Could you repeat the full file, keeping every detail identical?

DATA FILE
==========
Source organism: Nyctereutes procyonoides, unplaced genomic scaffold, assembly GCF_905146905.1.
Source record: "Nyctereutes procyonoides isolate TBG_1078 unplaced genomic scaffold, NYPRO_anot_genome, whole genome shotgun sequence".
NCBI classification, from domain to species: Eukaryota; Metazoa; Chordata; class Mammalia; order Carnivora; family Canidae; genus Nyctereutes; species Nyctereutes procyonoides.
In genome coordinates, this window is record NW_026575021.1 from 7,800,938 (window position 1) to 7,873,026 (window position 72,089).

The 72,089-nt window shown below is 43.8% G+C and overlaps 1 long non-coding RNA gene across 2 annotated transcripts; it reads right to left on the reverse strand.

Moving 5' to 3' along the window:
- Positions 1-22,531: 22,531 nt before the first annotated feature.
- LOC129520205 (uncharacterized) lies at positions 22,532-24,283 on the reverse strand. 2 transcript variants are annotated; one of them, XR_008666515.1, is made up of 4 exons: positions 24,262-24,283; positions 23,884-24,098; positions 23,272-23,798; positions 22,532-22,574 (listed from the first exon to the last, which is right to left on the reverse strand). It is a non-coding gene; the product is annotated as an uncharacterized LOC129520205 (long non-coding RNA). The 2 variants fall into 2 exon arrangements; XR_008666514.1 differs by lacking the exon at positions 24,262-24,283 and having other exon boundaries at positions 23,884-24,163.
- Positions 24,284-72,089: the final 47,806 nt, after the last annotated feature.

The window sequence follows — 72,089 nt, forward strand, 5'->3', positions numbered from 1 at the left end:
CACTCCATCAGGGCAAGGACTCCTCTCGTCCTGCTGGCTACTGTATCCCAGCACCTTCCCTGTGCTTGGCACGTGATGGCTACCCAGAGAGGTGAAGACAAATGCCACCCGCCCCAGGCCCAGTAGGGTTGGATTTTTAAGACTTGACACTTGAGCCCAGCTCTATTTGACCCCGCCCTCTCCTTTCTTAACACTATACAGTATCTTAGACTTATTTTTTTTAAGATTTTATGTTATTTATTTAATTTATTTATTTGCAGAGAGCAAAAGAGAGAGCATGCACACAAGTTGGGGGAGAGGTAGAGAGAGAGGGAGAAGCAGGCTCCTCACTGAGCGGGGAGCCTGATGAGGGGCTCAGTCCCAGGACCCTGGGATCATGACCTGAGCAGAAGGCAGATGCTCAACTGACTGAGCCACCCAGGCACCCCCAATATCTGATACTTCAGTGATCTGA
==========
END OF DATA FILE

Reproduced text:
Source organism: Nyctereutes procyonoides, unplaced genomic scaffold, assembly GCF_905146905.1.
Source record: "Nyctereutes procyonoides isolate TBG_1078 unplaced genomic scaffold, NYPRO_anot_genome, whole genome shotgun sequence".
NCBI classification, from domain to species: Eukaryota; Metazoa; Chordata; class Mammalia; order Carnivora; family Canidae; genus Nyctereutes; species Nyctereutes procyonoides.
In genome coordinates, this window is record NW_026575021.1 from 7,800,938 (window position 1) to 7,873,026 (window position 72,089).

The 72,089-nt window shown below is 43.8% G+C and overlaps 1 long non-coding RNA gene across 2 annotated transcripts; it reads right to left on the reverse strand.

Moving 5' to 3' along the window:
- Positions 1-22,531: 22,531 nt before the first annotated feature.
- LOC129520205 (uncharacterized) lies at positions 22,532-24,283 on the reverse strand. 2 transcript variants are annotated; one of them, XR_008666515.1, is made up of 4 exons: positions 24,262-24,283; positions 23,884-24,098; positions 23,272-23,798; positions 22,532-22,574 (listed from the first exon to the last, which is right to left on the reverse strand). It is a non-coding gene; the product is annotated as an uncharacterized LOC129520205 (long non-coding RNA). The 2 variants fall into 2 exon arrangements; XR_008666514.1 differs by lacking the exon at positions 24,262-24,283 and having other exon boundaries at positions 23,884-24,163.
- Positions 24,284-72,089: the final 47,806 nt, after the last annotated feature.

The window sequence follows — 72,089 nt, forward strand, 5'->3', positions numbered from 1 at the left end:
CACTCCATCAGGGCAAGGACTCCTCTCGTCCTGCTGGCTACTGTATCCCAGCACCTTCCCTGTGCTTGGCACGTGATGGCTACCCAGAGAGGTGAAGACAAATGCCACCCGCCCCAGGCCCAGTAGGGTTGGATTTTTAAGACTTGACACTTGAGCCCAGCTCTATTTGACCCCGCCCTCTCCTTTCTTAACACTATACAGTATCTTAGACTTATTTTTTTTAAGATTTTATGTTATTTATTTAATTTATTTATTTGCAGAGAGCAAAAGAGAGAGCATGCACACAAGTTGGGGGAGAGGTAGAGAGAGAGGGAGAAGCAGGCTCCTCACTGAGCGGGGAGCCTGATGAGGGGCTCAGTCCCAGGACCCTGGGATCATGACCTGAGCAGAAGGCAGATGCTCAACTGACTGAGCCACCCAGGCACCCCCAATATCTGATACTTCAGTGATCTGA